South Korea's financial regulator said Friday it will double the size of funds to restructure struggling small and medium-sized enterprises (SMEs) this year, as part of its drive for "market-oriented" corporate restructuring.
The government has launched a 1 trillion-won (US$845 million) fund for the restructuring of SMEs, but the Financial Services Commission (FSC) said it will increase the fund to 2 trillion won this year.
The fund will be gradually expanded to 5 trillion won, the FSC said in a statement.
South Korea has pushed for a market-centered corporate restructuring, breaking away from government-spearheaded responses to developments that have been the norm in the past.
Under the drive, key economy-related agencies and private think tanks regularly analyze major industrial sectors' business conditions, their competitiveness and risk factors, and draw up a set of plans, including schemes to revamp businesses.
Also, creditor banks play a key role in pushing for corporate restructuring with the credit rating assessment of their corporate customers.
By revealing details on financially marginal firms, a variety of investors, mostly private equity funds, are allowed to take them over, FSC officials said.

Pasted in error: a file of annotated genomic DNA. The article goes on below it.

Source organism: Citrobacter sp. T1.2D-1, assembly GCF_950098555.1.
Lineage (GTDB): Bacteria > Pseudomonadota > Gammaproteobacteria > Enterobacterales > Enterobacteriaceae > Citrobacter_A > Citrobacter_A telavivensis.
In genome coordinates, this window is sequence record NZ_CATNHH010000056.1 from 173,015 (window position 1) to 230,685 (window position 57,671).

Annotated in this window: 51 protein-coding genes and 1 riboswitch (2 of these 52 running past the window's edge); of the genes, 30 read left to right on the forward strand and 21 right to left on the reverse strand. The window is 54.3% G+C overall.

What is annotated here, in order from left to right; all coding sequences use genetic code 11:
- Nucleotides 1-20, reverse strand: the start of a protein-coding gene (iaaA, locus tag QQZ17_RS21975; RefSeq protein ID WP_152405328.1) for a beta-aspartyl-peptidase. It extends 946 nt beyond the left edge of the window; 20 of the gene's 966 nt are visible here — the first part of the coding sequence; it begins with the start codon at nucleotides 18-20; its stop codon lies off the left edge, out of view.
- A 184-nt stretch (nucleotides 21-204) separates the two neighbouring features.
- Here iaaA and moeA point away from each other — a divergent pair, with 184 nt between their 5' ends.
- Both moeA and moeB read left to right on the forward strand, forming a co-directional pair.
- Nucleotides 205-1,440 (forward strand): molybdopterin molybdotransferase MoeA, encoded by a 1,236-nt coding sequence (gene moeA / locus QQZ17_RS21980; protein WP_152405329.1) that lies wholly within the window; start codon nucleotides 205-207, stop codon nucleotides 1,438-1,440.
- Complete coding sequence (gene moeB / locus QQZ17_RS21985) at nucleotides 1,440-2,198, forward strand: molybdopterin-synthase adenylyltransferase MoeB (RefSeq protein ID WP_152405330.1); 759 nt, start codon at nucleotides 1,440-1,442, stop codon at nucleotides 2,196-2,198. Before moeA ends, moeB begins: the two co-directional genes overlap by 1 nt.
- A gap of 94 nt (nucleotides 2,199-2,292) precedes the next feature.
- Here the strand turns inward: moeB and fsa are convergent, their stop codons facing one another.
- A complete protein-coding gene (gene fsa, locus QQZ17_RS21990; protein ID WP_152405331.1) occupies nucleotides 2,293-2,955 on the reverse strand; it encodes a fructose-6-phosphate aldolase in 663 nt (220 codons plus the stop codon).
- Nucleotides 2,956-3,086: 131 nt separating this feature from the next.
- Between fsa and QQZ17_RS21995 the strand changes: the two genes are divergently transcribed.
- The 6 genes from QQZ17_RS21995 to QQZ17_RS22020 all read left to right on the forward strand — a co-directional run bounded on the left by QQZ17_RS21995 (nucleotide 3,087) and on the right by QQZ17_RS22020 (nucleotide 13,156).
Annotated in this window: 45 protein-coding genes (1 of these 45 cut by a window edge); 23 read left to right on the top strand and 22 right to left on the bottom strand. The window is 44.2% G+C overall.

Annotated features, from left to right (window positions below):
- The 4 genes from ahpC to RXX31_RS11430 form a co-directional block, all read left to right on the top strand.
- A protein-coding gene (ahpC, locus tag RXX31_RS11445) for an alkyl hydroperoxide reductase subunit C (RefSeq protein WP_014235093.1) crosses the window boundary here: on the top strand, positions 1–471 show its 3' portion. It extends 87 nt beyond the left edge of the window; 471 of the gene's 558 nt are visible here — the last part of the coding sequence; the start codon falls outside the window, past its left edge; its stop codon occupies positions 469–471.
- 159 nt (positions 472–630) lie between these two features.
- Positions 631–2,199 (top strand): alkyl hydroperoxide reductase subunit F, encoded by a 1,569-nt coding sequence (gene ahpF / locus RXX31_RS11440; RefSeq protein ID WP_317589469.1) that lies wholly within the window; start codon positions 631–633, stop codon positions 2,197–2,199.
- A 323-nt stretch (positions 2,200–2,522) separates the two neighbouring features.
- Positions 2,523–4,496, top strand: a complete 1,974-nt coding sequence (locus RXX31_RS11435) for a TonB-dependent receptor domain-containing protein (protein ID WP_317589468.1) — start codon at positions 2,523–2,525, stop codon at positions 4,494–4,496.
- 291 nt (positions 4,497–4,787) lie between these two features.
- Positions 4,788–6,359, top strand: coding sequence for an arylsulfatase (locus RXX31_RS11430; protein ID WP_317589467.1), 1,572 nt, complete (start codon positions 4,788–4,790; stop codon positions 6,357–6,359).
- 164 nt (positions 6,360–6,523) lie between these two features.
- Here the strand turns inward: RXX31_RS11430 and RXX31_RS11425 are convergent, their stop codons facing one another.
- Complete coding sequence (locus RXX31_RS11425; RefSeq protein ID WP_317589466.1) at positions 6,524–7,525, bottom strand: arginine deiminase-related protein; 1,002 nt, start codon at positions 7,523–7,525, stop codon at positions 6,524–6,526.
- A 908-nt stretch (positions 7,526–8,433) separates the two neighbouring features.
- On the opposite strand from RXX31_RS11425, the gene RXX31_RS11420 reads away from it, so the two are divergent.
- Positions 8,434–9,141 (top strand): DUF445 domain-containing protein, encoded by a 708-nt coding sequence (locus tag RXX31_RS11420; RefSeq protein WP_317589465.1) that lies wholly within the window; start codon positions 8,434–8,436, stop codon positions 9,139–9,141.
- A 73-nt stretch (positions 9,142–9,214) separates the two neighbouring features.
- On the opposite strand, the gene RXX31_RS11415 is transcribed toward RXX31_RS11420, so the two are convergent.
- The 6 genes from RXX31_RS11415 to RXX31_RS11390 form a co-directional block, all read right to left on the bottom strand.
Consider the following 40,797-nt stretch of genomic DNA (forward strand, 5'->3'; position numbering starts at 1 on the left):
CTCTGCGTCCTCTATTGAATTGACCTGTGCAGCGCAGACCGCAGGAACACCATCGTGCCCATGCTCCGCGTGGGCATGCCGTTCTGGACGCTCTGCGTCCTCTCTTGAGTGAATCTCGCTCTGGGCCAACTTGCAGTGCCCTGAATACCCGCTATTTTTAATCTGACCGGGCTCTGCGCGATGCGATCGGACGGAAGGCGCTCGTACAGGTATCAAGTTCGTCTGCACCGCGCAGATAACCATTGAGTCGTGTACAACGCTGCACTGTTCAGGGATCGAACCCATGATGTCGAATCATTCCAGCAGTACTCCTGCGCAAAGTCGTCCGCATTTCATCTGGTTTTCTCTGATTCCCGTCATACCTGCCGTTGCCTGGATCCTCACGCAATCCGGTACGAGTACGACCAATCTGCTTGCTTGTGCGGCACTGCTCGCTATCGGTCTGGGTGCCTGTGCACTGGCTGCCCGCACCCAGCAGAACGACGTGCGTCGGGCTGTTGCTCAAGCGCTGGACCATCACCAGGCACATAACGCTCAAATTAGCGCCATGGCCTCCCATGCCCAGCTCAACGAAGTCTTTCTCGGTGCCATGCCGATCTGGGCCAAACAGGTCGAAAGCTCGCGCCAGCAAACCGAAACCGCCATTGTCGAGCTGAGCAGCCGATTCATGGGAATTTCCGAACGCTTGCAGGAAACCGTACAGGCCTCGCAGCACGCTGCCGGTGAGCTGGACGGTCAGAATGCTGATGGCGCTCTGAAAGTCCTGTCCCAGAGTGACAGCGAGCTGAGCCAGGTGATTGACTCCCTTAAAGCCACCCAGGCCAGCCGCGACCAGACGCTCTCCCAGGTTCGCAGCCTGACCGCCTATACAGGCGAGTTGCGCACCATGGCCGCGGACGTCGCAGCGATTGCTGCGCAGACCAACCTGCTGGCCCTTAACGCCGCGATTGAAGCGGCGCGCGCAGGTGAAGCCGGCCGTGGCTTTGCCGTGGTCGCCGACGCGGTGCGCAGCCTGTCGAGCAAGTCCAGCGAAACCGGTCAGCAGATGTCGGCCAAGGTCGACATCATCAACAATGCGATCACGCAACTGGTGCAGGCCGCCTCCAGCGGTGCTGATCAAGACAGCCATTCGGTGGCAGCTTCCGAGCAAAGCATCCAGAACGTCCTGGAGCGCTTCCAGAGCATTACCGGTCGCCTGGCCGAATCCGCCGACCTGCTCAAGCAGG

The plan came as more smaller firms may face difficulty in doing business amid increased economic uncertainties, including a trade feud between the United States and China.
More recently, Asia's fourth-largest economy is facing a new headwind -- its own trade tussle with Japan.
South Korea's economy is estimated to have expanded 1.1 percent in the second quarter, mainly supported by government spending, the Bank of Korea said Thursday.
Although it is a rebound from a 0.4 percent contraction in the first quarter, many analysts were pessimistic about this year's economic outlook, citing a decline in private-sector investment.
Last week, the central bank slashed its key rate and downgraded its 2019 growth outlook to 2.2 percent from 2.5 percent as the nation's exports appear to have fallen for the eighth consecutive month in July. (Yonhap)